Julius Caesar (play)

From Academic Kids

Julius Caesar is a tragedy by William Shakespeare probably written in 1599. It portrays the conspiracy against the Roman dictator, Julius Caesar, his assassination and its aftermath. It is one of several Shakespeare plays that are based on true events from history.

Unlike the other titular characters in Shakespeare's plays (e.g. Hamlet, Henry V), Caesar is not the central character in the action of the play, appearing in only three scenes and dying at the beginning of the third Act. The central protagonist of the play is Brutus and the central psychological drama is his stuggle between the conflicting demands of honour, patriotism, and friendship.

The play is notable for being the first of Shakespeare's five great tragedies (the others being Hamlet, Othello, King Lear and Macbeth) and the first of Shakespeare's Roman plays (the other two being Antony and Cleopatra and Coriolanus).

Most Shakespeare critics and historians agree that the play reflected the general anxiety of England due to worries over succession of leadership. At the time of its creation and first performance, Elizabeth I, a strong ruler, was elderly and had refused to name a successor, leading to worries that a civil war similar to that of Rome's might break out after her death.

Contents

The Plot

Brutus is Caesar's close friend (there are suggestions that he was his illegitimate son) whose ancestors were famed for driving the tyrranical Tarquin kings from Rome. Brutus allows himself to be cajoled into joining a group of conspiring senators because of a growing suspicion - implanted by Cassius - that Caesar intends to turn Rome into a monarchy under his own rule. Traditional readings of the play maintain that Cassius and the other conspirators are motivated largely by envy and ambition whereas Brutus is motived by the demands of honour and patriotism; in fact one of the central strengths of the play is that it resists categorising its characters as either simple heroes or villains.

The early scenes deal mainly with Brutus's arguments with Cassius and his struggle with his own conscience. After Caesar's death, however, another character appears on the scene, in the form of Caesar's devotee, Mark Antony, who, by a rousing speech over the corpse -- the much-quoted Friends, Romans, countrymen, lend me your ears... -- deftly turns public opinion against the assassins and rouses the mob to drive them from Rome.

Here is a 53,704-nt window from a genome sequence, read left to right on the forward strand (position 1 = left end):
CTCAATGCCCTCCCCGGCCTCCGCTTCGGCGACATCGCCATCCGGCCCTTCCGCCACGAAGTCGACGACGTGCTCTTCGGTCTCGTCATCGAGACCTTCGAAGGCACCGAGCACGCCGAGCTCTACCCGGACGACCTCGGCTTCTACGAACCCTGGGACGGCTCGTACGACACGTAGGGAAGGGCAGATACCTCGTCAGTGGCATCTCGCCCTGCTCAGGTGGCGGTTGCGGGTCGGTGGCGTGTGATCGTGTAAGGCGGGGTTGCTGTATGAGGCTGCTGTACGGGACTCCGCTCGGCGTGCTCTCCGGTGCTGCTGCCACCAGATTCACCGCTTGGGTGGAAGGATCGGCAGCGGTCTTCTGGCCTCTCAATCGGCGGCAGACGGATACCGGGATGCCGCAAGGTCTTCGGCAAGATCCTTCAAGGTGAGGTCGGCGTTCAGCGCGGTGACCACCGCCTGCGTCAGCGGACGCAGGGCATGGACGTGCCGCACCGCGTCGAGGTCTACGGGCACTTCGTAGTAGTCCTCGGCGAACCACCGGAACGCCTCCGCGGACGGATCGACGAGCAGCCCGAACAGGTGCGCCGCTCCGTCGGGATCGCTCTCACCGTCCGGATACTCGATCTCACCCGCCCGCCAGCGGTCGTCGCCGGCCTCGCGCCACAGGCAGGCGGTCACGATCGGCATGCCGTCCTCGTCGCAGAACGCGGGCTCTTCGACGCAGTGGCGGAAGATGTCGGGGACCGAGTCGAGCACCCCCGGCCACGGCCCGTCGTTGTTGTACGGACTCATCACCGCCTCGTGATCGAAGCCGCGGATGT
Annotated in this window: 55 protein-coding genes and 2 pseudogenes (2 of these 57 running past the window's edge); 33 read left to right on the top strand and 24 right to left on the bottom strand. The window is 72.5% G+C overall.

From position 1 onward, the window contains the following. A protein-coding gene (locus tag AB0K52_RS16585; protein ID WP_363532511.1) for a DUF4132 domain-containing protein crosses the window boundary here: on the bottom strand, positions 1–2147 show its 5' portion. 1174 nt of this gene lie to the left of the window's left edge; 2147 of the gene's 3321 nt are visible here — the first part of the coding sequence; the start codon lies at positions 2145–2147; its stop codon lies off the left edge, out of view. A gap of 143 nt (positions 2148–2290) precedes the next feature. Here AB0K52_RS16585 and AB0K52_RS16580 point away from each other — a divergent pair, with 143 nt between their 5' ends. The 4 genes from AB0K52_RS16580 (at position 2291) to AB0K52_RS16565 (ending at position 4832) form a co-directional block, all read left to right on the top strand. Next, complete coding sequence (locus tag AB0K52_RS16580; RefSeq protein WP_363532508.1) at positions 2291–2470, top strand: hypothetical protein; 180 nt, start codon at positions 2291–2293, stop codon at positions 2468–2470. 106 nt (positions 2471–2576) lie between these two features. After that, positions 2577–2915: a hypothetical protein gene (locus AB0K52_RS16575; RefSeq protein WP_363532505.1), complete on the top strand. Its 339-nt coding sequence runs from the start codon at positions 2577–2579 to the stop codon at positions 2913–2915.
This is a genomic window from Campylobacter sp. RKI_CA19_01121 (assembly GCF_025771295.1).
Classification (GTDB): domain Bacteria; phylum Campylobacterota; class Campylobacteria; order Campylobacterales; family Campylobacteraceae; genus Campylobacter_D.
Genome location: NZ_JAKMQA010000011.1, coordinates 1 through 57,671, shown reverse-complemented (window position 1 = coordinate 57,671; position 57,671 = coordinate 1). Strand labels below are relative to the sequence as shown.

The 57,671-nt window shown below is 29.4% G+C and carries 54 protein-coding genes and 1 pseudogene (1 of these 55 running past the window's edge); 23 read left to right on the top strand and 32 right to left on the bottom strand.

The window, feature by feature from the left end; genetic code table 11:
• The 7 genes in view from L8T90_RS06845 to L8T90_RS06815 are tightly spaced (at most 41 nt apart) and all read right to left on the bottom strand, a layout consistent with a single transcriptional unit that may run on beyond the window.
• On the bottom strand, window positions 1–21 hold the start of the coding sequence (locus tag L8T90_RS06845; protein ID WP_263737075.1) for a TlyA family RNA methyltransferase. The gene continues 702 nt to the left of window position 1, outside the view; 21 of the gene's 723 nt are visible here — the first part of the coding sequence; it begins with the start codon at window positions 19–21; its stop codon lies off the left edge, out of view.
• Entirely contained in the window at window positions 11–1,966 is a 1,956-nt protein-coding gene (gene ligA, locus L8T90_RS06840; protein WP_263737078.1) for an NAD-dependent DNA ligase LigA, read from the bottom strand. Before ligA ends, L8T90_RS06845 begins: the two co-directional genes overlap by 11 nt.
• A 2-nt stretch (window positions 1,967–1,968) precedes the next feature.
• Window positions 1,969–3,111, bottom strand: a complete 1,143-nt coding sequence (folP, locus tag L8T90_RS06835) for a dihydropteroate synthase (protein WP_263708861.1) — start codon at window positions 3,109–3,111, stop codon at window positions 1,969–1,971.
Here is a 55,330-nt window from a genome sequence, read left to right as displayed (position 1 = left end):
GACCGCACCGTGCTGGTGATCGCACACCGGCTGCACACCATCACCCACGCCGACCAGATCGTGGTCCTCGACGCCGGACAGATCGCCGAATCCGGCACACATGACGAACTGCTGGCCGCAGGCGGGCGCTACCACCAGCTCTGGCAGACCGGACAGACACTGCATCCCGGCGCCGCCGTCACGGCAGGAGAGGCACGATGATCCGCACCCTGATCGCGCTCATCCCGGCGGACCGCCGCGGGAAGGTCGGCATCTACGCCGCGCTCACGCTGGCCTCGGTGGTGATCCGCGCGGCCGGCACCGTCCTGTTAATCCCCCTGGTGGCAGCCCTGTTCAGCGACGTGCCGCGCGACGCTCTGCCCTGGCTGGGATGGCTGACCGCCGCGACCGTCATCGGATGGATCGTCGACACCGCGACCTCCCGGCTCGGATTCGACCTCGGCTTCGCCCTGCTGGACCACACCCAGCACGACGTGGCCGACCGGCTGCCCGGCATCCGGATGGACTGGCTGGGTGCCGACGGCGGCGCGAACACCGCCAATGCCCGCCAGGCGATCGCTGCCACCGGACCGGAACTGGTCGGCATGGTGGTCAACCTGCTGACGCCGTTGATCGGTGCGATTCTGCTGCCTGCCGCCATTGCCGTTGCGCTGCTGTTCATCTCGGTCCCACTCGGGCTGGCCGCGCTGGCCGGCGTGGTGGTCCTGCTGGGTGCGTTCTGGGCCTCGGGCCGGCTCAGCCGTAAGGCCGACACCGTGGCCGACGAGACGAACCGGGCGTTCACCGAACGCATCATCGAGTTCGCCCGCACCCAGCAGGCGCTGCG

The beginning of Act Four is marked by the quarrell scene, where Brutus attacks Cassius for soiling the noble act of regicide by accepting bribes ("Did not great Julius bleed for justice' sake?/ What villain touch'd his body, that did stab,/ And not for justice?", IV.iii). The two are reconciled, but as they prepare for war with Marc Antony and Caesar's great-nephew, Octavian, Caesar's ghost appears to Brutus with a warning of defeat ("thou shalt see me at Philippi", IV.iii). Events go badly for the conspirators during the battle; both Brutus and Cassius commit suicide rather than be captured. The play ends with a tribute to Brutus, who has remained "the noblest Roman of them all" (V.v) and hints at the friction between Mark Antony and Octavian which will characterise another of Shakespeare's Roman plays, Antony and Cleopatra.

Julius Caesar was first published in the First Folio in 1623. The play's source was Sir Thomas North's translation of Plutarch's Life of Brutus and Life of Caesar.

Dramatis Personae

Movie versions

Stage productions

  • 1599: A Swiss traveller in London, Thomas Platter, recorded seeing a performance of a play about Julius Caesar on September 21, 1599 - this was probably the original production of Shakespeare's play. He also described the actors dancing a jig at the end of the play, a convention of the Elizabethan theatre.
  • 1926: By far the most elaborate performance of the play was staged as a benefit for the Actors' Fund of America at the Hollywood Bowl. Caesar arrived for the Lupercal in a chariot drawn by four white horses. The stage was the size of a city block and dominated by a central tower eighty feet in height. The event was mainly aimed at work-creation for unemployed actors: three hundred gladiators appeared in an arena scene not featured in Shakespeare's play; a similar number of girls danced as Caesar's captives; a total of three thousand soldiers took part in the battle sequences.
  • 1937: Orson Welles' famous production at the Mercury Theatre drew fervoured comment as the director dressed his protagonists in uniforms reminiscent of those common at the time in Fascist Italy and Nazi Germany, as well as drawing a specific analogy between Caesar and Mussolini. Opinions vary on the artistic value of the resulting production: some see Welles' mercilessly pared down the script (the running time was around 90 minutes without an interval, several characters were eliminated, dialogue was moved around and borrowed from other plays, and the final two acts were reduced to a single scene) as a radical and innovative way of cutting away the unneccessary elements of Shakespeare's tale; others thought Welles' version a mangled and lobotomised version of Shakespeare's tragedy which lacked the psychological depth of the original. Most agreed that the production owed more to Welles than it did to Shakespeare. However, Welles's innovations have been echoed in many subsequent modern productions, which have seen parallels between Caesar's fall and the downfalls of various governments in the twentieth century.

External links

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